The Tall Man is... Cabadath, right?
I'm glad to see you were paying attention.

A lot of this is easy to miss, since it depends on you asking questions, but there's plenty of time to do it. As always, I'm editing it into a more complete block of text for easier reading.

The stump... it's causing the reality shift.
Partly it's today's date, too. July 28th is the day when the border between the Ethereal Realm and the Scientific Realm weaken [sic]. It is the day when Chzo takes his yearly gaze upon our world, and the day when the Tall Man is given leave to exact vengeance on those who torment the wood that is his soul.

There's no reason for the idol to be down here except to expedite a later cutscene. Really, gathering Cabadath's soul and calling Cabadath on the day Cabadath kills people who even look the wrong way at his soul doesn't seem incredibly sound in any degree. And I had such high hopes for this villain when he cut to the chase and just stabbed me.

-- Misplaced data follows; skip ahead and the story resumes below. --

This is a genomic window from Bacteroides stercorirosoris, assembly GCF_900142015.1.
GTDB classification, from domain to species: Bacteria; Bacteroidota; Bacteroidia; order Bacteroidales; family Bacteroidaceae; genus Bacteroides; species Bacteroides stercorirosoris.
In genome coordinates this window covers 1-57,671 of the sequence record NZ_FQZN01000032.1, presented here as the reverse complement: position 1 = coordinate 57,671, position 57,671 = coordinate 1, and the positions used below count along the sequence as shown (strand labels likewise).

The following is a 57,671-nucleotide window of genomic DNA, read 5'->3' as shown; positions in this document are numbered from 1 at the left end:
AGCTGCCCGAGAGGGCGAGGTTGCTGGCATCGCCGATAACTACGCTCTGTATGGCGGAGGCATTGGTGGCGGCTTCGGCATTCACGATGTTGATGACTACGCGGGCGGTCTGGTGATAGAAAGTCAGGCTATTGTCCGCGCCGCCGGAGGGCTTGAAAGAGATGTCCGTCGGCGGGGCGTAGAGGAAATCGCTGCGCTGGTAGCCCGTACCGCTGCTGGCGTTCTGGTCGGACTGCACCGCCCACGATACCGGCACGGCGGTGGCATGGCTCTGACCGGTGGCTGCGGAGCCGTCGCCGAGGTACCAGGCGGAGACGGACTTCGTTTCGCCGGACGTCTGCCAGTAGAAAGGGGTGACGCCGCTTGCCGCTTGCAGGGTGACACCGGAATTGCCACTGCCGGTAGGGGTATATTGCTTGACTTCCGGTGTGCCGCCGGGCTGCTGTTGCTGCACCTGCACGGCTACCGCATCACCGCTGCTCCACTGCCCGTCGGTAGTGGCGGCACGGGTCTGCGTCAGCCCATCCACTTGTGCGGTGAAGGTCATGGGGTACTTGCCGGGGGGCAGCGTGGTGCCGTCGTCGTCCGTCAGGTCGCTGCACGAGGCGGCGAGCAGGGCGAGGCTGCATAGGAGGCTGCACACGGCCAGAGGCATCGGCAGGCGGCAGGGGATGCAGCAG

And what do you get out of this... madness, Lenkmann?
Their will is my will.
Lenkmann... I work for the government... we can help you. Let us go... and we can protect you from the order.
I love the Order, and this task they have given me is my greatest honor. A thief such as yourself could never understand such devotion.
What is this... Order of Blessed Agonies? Some kind of cult?
We are the worshippers of Chzo, the practitioners of Blessed Agony. Only through pain can a man be purified. We are the purest of them all.
My attempts to move only made things worse. I felt a stab of pain, and something snapped behind my eyes, filling my vision with spots.